Automakers have seen the light in recent years with car designs that replace metal roofs with large glass panels.
Now auto supplier Johnson Controls Inc. wants automakers to recognize the change in design by changing the way the industry makes the headliners that make up the interior ceiling of cars, trucks and minivans.
Traditionally, suppliers like the Plymouth, Mich.-based auto unit of JCI compression mold headliners that fit the entire overhead area of a vehicle. When automakers put them in vehicles with a large piece of glass overhead, though, they end up cutting out and throwing away a large portion of that part.
The glass composite typically ends up in a landfill, said Beda Bolzenius, president of JCI's interiors unit, during a Jan. 7 press conference at the North American International Auto Show in Detroit.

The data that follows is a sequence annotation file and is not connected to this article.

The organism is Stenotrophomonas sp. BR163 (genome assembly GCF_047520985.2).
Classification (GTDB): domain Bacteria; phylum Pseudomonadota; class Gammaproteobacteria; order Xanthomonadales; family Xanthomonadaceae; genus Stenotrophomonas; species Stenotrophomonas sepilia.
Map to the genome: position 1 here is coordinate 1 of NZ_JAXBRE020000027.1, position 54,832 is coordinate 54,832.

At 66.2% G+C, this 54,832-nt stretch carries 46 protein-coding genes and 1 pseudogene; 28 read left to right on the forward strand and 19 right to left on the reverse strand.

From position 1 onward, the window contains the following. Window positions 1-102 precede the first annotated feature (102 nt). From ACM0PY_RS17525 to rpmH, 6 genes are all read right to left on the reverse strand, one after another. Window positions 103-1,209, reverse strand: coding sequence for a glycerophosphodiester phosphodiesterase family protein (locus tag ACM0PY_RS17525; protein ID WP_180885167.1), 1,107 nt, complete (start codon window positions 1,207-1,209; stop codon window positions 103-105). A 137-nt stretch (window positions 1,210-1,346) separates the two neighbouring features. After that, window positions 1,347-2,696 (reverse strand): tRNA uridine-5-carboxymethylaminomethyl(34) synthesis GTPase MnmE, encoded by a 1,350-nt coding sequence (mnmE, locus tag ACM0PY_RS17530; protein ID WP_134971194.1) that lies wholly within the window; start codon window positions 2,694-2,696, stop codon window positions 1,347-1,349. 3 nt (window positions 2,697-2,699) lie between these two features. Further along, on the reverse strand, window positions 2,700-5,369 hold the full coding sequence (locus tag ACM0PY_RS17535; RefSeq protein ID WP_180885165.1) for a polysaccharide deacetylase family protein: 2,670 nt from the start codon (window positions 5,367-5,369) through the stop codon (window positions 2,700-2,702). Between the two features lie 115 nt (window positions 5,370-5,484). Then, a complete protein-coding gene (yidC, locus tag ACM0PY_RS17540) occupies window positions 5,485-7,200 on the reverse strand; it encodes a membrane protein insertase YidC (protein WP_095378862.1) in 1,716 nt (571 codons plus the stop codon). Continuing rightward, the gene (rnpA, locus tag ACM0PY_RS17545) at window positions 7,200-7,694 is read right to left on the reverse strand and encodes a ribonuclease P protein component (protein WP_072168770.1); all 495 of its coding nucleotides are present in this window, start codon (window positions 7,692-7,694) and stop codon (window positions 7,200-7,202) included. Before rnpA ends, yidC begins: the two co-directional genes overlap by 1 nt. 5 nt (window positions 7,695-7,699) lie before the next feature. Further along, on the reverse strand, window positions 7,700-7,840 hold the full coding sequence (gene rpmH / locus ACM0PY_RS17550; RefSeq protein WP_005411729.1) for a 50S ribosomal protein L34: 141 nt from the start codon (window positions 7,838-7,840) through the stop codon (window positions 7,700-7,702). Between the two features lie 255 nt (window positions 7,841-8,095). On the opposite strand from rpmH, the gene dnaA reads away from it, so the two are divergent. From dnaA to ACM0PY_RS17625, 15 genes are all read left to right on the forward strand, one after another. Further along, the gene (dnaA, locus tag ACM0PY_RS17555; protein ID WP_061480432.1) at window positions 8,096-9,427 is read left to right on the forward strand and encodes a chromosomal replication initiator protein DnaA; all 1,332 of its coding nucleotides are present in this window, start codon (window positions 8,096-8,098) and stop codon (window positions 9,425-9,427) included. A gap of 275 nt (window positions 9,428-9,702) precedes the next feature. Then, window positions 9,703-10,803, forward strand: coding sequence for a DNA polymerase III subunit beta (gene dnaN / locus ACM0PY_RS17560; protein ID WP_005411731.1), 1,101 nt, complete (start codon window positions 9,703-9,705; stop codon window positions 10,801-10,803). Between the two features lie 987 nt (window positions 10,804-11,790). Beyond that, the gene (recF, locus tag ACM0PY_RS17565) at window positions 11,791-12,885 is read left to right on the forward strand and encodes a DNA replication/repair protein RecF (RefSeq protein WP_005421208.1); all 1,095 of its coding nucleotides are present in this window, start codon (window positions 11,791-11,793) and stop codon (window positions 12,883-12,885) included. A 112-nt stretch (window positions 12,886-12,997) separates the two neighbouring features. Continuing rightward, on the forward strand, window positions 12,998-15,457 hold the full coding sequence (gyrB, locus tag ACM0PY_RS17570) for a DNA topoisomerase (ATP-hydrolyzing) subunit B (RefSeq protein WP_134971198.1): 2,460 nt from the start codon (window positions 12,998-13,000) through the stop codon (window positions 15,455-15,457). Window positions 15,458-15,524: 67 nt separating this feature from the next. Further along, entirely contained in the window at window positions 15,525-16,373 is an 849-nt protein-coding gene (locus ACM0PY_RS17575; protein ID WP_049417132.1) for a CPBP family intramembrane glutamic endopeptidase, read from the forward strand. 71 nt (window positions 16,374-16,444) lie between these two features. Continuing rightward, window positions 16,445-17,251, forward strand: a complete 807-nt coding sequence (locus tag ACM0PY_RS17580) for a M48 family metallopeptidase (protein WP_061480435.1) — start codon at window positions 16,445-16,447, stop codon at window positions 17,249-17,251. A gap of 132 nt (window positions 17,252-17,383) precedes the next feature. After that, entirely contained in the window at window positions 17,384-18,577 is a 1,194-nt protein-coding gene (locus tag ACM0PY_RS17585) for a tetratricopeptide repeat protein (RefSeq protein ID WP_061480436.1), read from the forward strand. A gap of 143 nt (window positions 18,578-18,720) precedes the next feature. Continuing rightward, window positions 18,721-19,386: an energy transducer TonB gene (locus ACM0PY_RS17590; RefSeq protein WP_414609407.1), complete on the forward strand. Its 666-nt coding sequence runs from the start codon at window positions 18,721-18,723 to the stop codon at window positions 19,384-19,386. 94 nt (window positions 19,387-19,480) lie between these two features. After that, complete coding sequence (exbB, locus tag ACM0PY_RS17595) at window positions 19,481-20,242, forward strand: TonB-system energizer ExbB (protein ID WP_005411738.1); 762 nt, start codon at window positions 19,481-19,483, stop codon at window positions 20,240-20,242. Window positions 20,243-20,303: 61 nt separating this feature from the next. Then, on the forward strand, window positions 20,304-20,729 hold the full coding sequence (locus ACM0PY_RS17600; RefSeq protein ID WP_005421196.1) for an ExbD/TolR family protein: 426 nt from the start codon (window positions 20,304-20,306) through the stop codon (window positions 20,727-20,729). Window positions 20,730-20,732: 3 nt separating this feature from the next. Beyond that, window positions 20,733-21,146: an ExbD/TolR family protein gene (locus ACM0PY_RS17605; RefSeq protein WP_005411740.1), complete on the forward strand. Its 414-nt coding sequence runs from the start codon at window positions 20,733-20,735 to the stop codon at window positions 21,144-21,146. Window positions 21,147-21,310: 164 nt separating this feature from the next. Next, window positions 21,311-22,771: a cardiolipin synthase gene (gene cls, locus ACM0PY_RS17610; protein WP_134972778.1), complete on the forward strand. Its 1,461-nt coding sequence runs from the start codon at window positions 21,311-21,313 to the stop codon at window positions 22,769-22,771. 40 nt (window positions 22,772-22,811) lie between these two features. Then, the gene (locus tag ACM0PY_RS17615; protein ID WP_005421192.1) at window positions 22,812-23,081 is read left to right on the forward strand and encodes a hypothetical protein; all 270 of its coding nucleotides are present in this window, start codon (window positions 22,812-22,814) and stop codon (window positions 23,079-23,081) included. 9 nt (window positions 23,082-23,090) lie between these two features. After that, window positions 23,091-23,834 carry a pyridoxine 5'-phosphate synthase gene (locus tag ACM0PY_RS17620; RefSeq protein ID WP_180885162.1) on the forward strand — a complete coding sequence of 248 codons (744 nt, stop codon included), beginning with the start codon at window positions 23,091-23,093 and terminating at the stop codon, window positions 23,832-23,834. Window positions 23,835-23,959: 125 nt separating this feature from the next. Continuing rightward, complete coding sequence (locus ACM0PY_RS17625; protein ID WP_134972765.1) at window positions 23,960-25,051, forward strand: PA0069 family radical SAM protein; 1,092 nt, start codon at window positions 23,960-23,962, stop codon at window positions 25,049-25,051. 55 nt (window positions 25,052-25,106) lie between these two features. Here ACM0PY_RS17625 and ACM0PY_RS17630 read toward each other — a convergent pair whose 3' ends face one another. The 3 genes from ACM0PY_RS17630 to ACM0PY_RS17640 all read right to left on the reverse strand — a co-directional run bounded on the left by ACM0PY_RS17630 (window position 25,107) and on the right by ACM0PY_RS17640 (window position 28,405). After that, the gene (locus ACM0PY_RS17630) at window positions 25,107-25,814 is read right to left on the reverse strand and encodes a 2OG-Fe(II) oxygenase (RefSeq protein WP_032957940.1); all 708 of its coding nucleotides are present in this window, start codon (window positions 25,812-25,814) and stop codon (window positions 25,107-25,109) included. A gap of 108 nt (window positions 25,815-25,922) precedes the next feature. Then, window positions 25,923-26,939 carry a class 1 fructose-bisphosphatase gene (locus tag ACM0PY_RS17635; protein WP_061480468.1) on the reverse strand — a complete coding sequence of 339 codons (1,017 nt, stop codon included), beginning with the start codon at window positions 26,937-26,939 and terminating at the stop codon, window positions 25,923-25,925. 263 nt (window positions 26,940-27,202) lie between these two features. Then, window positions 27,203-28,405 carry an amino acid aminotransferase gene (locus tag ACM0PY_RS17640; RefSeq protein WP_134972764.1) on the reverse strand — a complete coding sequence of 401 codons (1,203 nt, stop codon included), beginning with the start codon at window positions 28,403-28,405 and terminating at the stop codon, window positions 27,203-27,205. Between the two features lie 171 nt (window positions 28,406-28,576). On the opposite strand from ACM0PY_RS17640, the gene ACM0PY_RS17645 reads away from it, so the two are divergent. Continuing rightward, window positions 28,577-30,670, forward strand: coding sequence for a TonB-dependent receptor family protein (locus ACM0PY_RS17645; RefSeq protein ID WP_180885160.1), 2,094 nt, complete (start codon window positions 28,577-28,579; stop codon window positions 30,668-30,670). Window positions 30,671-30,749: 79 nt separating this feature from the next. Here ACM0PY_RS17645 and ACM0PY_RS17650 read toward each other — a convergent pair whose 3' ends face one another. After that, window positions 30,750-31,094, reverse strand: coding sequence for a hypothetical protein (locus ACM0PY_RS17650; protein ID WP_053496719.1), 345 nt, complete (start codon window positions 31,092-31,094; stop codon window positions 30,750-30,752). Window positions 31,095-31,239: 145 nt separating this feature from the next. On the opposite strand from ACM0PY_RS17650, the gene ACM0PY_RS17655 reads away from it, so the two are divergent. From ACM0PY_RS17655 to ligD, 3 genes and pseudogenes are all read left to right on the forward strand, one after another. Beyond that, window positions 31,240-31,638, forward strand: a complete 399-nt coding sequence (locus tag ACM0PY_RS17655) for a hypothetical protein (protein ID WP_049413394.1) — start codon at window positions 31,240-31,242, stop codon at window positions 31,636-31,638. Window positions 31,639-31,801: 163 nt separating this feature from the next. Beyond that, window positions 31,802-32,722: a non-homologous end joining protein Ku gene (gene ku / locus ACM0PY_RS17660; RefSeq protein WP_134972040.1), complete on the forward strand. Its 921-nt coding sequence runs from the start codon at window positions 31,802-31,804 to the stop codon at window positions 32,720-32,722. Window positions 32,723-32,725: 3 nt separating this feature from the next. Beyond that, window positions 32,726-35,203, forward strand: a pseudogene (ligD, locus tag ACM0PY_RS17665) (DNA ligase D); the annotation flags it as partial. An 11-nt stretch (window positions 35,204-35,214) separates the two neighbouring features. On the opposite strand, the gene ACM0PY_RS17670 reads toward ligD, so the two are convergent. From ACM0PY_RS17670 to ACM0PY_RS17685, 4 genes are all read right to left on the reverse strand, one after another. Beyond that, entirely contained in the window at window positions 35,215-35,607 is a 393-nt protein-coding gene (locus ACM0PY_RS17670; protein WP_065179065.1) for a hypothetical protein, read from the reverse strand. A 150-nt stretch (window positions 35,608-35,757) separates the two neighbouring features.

JCI created the Clear Solution Overhead System concept as a way to show automakers how the company can turn out a headliner that doesn't waste materials and also improves production.
``It's going to be lighter, it's going to mean less waste,'' said Dave Phillips, executive director of interiors business development. ``Because we're only creating what's needed, we're going to be able to use smaller, less expensive tools, we can use smaller presses. It's lower cost all around.''
JCI has shown new overhead concepts before. Its Overhead Perimeter System, first shown in 2006, would have replaced the compression molded structure with an injection molded frame and decorative trim. The new system builds on that proposal by crating a series of modules for the core of the headliner, then makes it easier to design the entire system with glass roof panels in mind.
JCI conceivably could use the same material for up to three different vehicles, saving even more money, Phillips said.
``It's a design concept as well as a manufacturing concept,'' he said.
The supplier does not have any takers yet for the proposal, but is introducing it to carmakers.